– Motorcycle News, Editorials, Product Reviews and Bike Reviews

Motorcycle News, Editorials, Product Reviews and Bike Reviews

Motorcyclists and Traffic Lights: What’s The Solution?

Anyone who rides can tell you that one of the most annoying things about being a motorcyclist is the fact that most bikes (with the exception of those with very large motors, mainly big cruiser, Goldwings, etc.) fail to trip the sensors that are placed at traffic lights to detect the presence of a vehicle waiting. Thus when you pull up to a red light, unless there is a car stopped above the sensor in the lane next to you, or one pulls up atop the sensor behind you, you may be left waiting while the light cycles through without giving you a green.

There are a lot of misconceptions out there about how the sensors (whose location is usually obvious due to a clear rectangular or octogonal marking in the pavement) at traffic lights are activated – many motorcyclists believe they sense a vehicle’s weight, and I’ve seen quite a few riders braking very heavily (almost doing a stoppie) onto the pad in an attempt to put all their bike’s weight on the front wheel, and thereby trigger the sensor. However, when you consider the location of the sensors, which is almost always directly in the center of the lane, it becomes obvious that they are not weight-sensitive – a car pulling up to the light would be straddling the sensor, with none of its wheels directly pressing down onto the plate.

After doing a little research, I discovered that most modern traffic signal sensors actually use what is called an “inductive loop”. To give a simplified explanation (for more detail, check out the article on, the inductive loop is a coil of wire embedded in the ground at the intersection(the area of the sensor). When no vehicle is present, the coil of wire has a certain level of ‘inductance’. The presence of a large mass of magnetic metal (iron, steel) in close proximity to the coil changes the level of inductance in a measurable way, thus triggering the sensor.

The problem is, creating a measurable change requires a certain amount of magnetic metal, and the farther away from the ground the metal sits, the more mass is required. This means that not only can motorcycles have problems, but so can lifted trucks/SUVs (their engines/chassis may sit too far away to affect the inductive loop), or vehicles that are constructed mainly from non-magnetic materials, such as aluminum (an increasingly common situation these days).

Looking around the internet, several solutions are commonly suggested, any of which may be merely “urban myths”. One common suggestion is that the rider, after positioning his motorcycle so the engine sits directly above the sensor, raise the revs of the motor fairly significantly (to, say, 6k rpm on a high-revving sportbike) and hold them steady at that point. Some suggest that the more rapidly spinning crankshaft produces a magnetic field that can trigger the sensor, while others say that spinning the bike’s charging system faster produces a greater electrical charge, again affecting the sensor. Another alleged solution involves turning off the bike’s engine and then restarting it, suggesting that the jump in electrical activity from the starter will trigger the sensor.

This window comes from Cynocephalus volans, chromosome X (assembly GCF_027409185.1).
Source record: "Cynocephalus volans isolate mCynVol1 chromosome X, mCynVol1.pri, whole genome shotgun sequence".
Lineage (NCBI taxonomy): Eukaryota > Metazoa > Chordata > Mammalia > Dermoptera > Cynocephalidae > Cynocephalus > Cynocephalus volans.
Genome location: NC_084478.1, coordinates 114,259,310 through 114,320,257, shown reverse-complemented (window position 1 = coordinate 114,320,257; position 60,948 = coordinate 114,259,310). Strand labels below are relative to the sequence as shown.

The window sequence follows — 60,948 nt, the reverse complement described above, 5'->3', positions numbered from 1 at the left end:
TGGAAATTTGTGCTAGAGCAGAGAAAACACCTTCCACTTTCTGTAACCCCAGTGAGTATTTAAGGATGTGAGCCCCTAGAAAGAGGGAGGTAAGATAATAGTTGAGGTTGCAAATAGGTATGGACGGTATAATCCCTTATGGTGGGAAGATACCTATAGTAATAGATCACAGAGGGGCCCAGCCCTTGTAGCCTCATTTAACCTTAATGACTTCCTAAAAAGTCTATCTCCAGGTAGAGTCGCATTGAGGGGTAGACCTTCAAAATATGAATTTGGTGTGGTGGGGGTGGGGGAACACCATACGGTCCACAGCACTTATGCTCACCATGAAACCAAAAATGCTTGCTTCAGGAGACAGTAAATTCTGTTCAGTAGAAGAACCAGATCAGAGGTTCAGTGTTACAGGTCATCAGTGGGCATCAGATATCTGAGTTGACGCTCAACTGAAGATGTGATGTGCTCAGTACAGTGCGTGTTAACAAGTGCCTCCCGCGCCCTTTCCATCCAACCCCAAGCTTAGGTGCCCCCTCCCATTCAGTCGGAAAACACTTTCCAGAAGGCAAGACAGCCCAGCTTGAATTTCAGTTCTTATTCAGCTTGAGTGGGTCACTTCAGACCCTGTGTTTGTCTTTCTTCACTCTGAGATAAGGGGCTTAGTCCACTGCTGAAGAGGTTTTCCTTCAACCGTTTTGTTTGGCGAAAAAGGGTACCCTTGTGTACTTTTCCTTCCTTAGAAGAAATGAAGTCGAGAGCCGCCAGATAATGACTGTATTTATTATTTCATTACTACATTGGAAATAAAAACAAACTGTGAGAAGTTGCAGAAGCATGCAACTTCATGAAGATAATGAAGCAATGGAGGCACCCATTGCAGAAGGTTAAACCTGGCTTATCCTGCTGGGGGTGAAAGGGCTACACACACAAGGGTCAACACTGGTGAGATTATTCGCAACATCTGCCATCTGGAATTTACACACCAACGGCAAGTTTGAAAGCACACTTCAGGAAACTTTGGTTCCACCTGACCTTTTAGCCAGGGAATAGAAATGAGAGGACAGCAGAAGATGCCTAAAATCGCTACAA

A quick Google search also turns up numerous products claimed to consistently trigger traffic light sensors when installed on your motorcycle. Most of these appear to be nothing more than magnets or chunks of iron that are attached to the underside of the motorcycle’s frame, and we have no personal experience with their effectiveness. These devices seem to be very reasonably priced, however, and if they are effective they would quickly pay for themselves in time and aggravation saved while riding.

Short of the entire country suddenly deciding to tear up the sensors at every light and replace them with units that can detect motorcycles (which seems about as likely as Valentino Rossi retiring from MotoGP to race NASCAR), motorcyclists have two choices: continue to accept this problem, or discover which of the above solutions is effective, and employ it. We have two seperate requests for feedback: first, I ask that any readers more familiar with the characteristics and function of an inductive loop sensor (electical engineers, etc.) e-mail me with their expert opinion as to whether the ‘homebrew’ methods described above (revving the engine, turning the bike off and restarting it) actually have any effect. Second, I would ask readers who have purchased and employed any of the various products marketed as being able to trigger the sensor at traffic lights to likewise e-mail me with their feedback on the product they purchased: how much did you pay, how difficult/time consuming was the installation, how heavy was the product and how much space did it occupy, and did it actually make a difference in how many traffic signals sensed the presence of your motorcycle? A selection of responses will be used in an upcoming “reader’s response” article.

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